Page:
Wednesday, March 24, 2010

ada lovelace day

(este post vai ser em ingalês)

Someday, someone was taking a dump, and had this epiphany: what about a day to make an homage to all the women in science and technology? Great idea! And thus, this day was born! Since last year, at 24th March, the internet bloggers around the world are participating, by posting in their blogs something about any women that excelled in the field of Science and Technology, and that they feel that are in need of a voice. I am not keen of this kind of things. The first time I read about it, I closed the window within 5 seconds... But then, it made me wonder... If I was going to write something like that, I had no idea who the hell I will be talking about... The only chick I can remember is Madame Curie and she's long gone... hmmmm... Than, I decided: I am going to talk about myself!! :P And I subscribed!  
And here I am, posting what I pledged I would. I will be posting this on Ada's website, where you can learn all about Ada Lovelace and this day and can also read what many people all around the world are posting about it.
I did want to write about myself because I, for a period of 2 years, felt like a scientist! :P But since my results weren't really that spectacular (and those are kindda mandatory to be a relevant scientist), I changed my mind, and decided to write about another great chick, but none the less, a Portuguese one!! And that was even harder to find... A great scientist portuguese woman... :S The only one I could find, in a very long list of other famous great Portuguese people, was Benedita Barata da Rocha. And for that, she had won first prize: I am talking about this lady!
She is still alive (born in 1949) and living in France. She is a medical doctor, with a PhD in Immunology. I am no expert in immunology and won't be able to explain in detail what was that she demonstrate but, in a nut-shell, she was the first one to demonstrate that naive T cells required only the right major histocompatibility complex (MHC) class I-restricting molecule to survive; to expand, they also needed antigen (Tanchot, C., Lemonnier, F.A., Perarnau, B., Freitas, A.A. & Rocha, B. Science 276 : 2057-2062, 1997). She is the Research Director of the Centre National de la Recherche Scientifique and runs an investigation unit in the Necker Institut, both in France. She won awards in Portugal and in France recognizing her achievements. Kudos!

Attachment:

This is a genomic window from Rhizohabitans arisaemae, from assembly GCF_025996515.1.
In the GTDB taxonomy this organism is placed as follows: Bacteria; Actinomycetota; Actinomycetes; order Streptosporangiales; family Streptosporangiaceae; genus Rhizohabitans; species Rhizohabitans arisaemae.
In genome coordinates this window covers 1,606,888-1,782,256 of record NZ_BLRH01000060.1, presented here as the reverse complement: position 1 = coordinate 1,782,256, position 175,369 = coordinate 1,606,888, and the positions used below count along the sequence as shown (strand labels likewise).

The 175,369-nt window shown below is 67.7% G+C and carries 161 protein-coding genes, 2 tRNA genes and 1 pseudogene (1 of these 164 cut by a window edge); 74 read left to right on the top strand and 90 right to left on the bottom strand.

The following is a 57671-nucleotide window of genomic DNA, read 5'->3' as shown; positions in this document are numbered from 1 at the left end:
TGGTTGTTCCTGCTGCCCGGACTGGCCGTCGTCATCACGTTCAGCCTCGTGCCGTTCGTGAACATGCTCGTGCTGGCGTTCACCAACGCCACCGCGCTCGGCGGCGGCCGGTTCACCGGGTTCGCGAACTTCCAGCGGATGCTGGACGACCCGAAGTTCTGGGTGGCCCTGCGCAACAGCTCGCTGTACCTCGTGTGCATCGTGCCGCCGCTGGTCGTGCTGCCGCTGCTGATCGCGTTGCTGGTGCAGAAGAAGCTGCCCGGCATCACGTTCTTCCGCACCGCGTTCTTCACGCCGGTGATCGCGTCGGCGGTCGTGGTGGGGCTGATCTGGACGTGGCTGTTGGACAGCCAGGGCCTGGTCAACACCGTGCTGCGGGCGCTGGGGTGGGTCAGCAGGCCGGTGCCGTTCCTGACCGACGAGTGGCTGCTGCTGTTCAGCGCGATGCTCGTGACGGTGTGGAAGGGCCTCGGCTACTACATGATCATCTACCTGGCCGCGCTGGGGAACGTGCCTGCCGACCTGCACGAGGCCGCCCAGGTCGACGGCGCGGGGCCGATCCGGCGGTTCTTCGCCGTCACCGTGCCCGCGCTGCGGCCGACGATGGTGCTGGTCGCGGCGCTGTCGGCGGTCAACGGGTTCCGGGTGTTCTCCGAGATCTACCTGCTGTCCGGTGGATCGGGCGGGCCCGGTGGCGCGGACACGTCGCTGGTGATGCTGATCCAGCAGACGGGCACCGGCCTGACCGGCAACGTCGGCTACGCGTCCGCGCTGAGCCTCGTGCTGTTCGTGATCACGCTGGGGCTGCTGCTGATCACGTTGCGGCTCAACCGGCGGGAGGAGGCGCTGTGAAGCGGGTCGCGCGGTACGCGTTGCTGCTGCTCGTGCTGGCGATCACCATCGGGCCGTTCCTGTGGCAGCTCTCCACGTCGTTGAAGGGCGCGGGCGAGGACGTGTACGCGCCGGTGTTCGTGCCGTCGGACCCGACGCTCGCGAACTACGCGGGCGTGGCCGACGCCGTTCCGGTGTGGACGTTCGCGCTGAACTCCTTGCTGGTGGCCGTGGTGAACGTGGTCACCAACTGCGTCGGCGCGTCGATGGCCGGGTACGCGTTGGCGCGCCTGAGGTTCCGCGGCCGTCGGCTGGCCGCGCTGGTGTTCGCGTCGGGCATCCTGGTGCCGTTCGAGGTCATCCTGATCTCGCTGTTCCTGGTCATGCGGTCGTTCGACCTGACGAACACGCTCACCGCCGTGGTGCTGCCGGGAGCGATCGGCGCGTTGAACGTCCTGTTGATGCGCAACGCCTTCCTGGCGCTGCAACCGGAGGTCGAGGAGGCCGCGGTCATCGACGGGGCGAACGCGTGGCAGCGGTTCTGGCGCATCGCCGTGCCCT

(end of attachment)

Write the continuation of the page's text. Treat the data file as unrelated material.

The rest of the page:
It is a fact that Portugal is filled with great minds but unfortunately they are scattered all over the world. Someone who wants to be someone in the Science sphere, needs to get the hell out of Portugal. Unfortunately, with precarious work "contracts", the long and burocratic applications for the much needed fundings and the very low recognition that our scientific staff are doing amazing things, the Portuguese government is forcing great people to move away. They go for their PhD and don't come back. But who the hell am I to talk?? I also left the country for not providing the quality of life that I requested, demanded! Shame on you, Portugal!!
I guess I am drifting away from the point of this post... You, scientist women, shout out loud: We are here, and came to stay! Have a Happy Ada Lovelace Day!


Marta said...

podias muito bem ter falado de mim!! ah pois é!! e também há aquela da nova, Elvira Fortunato, que faz transístores em papel e que trabalha em Portugal!Já recebeu muitos prémios!!

tsf said...

ah é verdade, por acaso vi isso...oh pá, não me lembrei! Não há assim tantas... não me veio nenhuma à cabeça... fui ao google! :P Não é muito glamoroso, mas é o que há.
E tu, qd é q sais de Portugal? eheheh